Persevering through havoc


We have been weathering so many metaphorical storms in 2020 that it has turned into something cataclysmic. It is similar to what happens in nature when multiple storms occur close together in tropical regions, gravitating toward one another like magnets. As a result, they develop rainbands that rotate around a common point and turn into powerful and catastrophic hurricanes.  We’re currently living through one giant figurative hurricane that seems to have been building for a while now. And since all hurricanes have been given names since the 1950s, let’s call the storm of 2020 Hurricane Havoc as it’s caused disruption, chaos, inconvenience, darkness, and turmoil in all of our lives.  Just like real hurricanes where pressure builds to fuel its power, so too has Hurricane Havoc. From its negative impacts on our bodies to political polarization which dehumanizes and lowers respect for one another; to a shake-up and protests of our systems and structures; it seems that Hurricane Havoc as left no ground untouched in its destructive path. While it has revealed some ugliness that deserves immediate attention, weathering this giant storm has also caused some damaging rifts between our communities. 

  • Some of us are trying to be strong by holding on for the ride while bracing for the next blow;

  • Some of us are angry and pointing fingers at anyone and anything that makes sense for us to blame;

  • Some of us are in denial as it’s easier to not look at how big the storm really is or would rather ignore it altogether and just get back to normal;

  • Some of us are numb and don’t feel anything;

  • Some of us add to the storm’s fuel in hopes of creating a sense of control;

  • Some of us want to help but don’t know how; and

  • Some of us are doing all these things depending on the day. 

Regardless of who we are, this storm is impacting us all, but we don’t have to feel in constant despair.  What’s interesting about hurricanes is the stronger they are, the calmer their center/eye they rotate around. By applying this hurricane analogy, we can find a sense of calm throughout Hurricane Havoc.  In order to get to the calm center of the storm, we must get past the eyewall. It’s where the most powerful weather happens. This translates as the negative turmoil you see or hear, such as constant news of death, violence, and inequality or conversely as angry and uninformed opinions shared by those in your community. This darkness can be distracting, powerful enough to leave you feeling stuck in a cycle of hopelessness.  While the winds of Hurricane Havoc are strong, trust that you are stronger. You may not feel that way on days your mood is low, but that’s the siren call of Hurricane Havoc. It can overtake you and keep you in the storm. Hurricane Havoc isn’t the “normal” any of us want to get used to. We all deserve better.  So how do you get to the center of the storm to reach a sense of calm? You prioritize time to recharge. Not passively, but intensely, with intention and determination. This is how you find your compass, keeping you on the path toward better days even in the face of Hurricane Havoc. Recharging can mean different things for different people. Perhaps to you, it means:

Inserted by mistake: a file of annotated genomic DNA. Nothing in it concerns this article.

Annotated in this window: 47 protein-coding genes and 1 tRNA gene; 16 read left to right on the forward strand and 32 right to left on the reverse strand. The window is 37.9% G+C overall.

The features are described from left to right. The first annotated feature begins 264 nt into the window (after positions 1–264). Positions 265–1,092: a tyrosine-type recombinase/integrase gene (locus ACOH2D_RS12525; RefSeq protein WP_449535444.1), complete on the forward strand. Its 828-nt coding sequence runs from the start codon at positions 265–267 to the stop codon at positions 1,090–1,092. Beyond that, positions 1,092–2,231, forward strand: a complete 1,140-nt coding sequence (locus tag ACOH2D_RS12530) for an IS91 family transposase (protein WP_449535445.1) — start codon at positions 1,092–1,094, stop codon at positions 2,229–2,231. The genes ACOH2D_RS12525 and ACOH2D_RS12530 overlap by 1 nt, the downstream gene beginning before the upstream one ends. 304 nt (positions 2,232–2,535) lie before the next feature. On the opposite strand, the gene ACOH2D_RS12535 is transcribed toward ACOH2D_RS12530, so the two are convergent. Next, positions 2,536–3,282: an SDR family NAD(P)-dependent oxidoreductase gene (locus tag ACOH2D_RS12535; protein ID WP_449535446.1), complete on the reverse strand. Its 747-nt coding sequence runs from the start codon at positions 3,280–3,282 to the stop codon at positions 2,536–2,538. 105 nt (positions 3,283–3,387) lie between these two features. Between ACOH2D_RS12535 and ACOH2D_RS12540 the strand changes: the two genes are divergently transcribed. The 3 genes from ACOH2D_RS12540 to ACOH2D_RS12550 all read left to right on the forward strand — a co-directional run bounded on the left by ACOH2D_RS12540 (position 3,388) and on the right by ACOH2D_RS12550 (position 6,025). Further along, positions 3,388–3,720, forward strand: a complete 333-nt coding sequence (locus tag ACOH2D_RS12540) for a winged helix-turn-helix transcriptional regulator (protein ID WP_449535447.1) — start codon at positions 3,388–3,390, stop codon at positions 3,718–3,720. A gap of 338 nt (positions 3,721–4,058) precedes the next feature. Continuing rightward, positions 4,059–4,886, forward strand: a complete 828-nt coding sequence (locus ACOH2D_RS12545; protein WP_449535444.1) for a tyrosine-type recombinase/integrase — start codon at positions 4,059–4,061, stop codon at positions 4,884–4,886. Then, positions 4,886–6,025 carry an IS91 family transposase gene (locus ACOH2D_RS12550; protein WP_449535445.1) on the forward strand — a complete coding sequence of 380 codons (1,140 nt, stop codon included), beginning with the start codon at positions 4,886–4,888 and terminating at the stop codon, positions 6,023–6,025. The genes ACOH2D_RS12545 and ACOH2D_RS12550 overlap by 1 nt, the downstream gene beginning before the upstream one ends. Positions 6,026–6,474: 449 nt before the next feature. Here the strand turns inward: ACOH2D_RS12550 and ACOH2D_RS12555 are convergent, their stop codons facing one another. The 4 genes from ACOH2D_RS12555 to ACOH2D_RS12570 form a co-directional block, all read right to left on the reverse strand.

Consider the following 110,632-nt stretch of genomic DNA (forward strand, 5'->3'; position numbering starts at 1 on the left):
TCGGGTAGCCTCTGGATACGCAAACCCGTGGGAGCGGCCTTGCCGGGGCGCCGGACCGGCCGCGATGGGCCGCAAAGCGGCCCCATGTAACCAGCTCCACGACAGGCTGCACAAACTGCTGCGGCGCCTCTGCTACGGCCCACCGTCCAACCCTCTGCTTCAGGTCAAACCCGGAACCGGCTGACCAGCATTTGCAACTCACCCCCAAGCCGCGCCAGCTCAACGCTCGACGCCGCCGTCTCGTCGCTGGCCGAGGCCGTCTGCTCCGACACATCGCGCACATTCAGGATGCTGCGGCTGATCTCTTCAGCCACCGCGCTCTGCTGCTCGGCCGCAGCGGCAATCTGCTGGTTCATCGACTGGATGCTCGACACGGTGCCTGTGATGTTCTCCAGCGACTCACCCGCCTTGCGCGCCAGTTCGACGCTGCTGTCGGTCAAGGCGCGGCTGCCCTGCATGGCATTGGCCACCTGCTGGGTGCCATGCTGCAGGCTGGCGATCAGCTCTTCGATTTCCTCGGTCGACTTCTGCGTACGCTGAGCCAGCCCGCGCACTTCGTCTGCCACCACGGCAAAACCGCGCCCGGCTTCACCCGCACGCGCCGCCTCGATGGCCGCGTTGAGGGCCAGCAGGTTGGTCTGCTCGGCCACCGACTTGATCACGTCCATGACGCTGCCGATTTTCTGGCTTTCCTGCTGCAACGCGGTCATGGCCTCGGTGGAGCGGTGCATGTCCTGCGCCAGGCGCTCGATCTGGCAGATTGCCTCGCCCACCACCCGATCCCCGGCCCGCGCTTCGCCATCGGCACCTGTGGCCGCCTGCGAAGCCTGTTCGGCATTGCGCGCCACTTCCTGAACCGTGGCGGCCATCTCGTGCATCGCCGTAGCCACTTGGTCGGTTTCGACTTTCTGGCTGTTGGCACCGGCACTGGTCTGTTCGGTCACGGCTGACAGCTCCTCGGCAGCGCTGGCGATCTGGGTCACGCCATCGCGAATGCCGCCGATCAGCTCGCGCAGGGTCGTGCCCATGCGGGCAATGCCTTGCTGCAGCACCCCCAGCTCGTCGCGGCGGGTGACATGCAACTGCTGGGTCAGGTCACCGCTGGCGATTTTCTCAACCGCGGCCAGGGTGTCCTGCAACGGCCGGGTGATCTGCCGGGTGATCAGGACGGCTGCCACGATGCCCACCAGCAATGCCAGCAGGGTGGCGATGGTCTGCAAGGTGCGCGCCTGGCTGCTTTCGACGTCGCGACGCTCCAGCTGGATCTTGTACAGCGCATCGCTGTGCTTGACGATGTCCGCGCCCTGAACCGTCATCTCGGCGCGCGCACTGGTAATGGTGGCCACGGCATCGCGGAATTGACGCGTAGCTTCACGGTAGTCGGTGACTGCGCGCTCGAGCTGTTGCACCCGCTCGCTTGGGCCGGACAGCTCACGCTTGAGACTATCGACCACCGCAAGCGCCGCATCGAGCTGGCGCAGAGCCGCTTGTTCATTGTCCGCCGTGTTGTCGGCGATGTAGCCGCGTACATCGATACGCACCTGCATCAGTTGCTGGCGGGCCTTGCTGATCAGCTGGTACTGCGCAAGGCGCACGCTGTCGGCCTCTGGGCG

• taking a time out and stepping away to take a walk when you’re at your limit;

  • exercising while binge-watching your new favorite show;

  • calling someone you love and letting each other vent about life;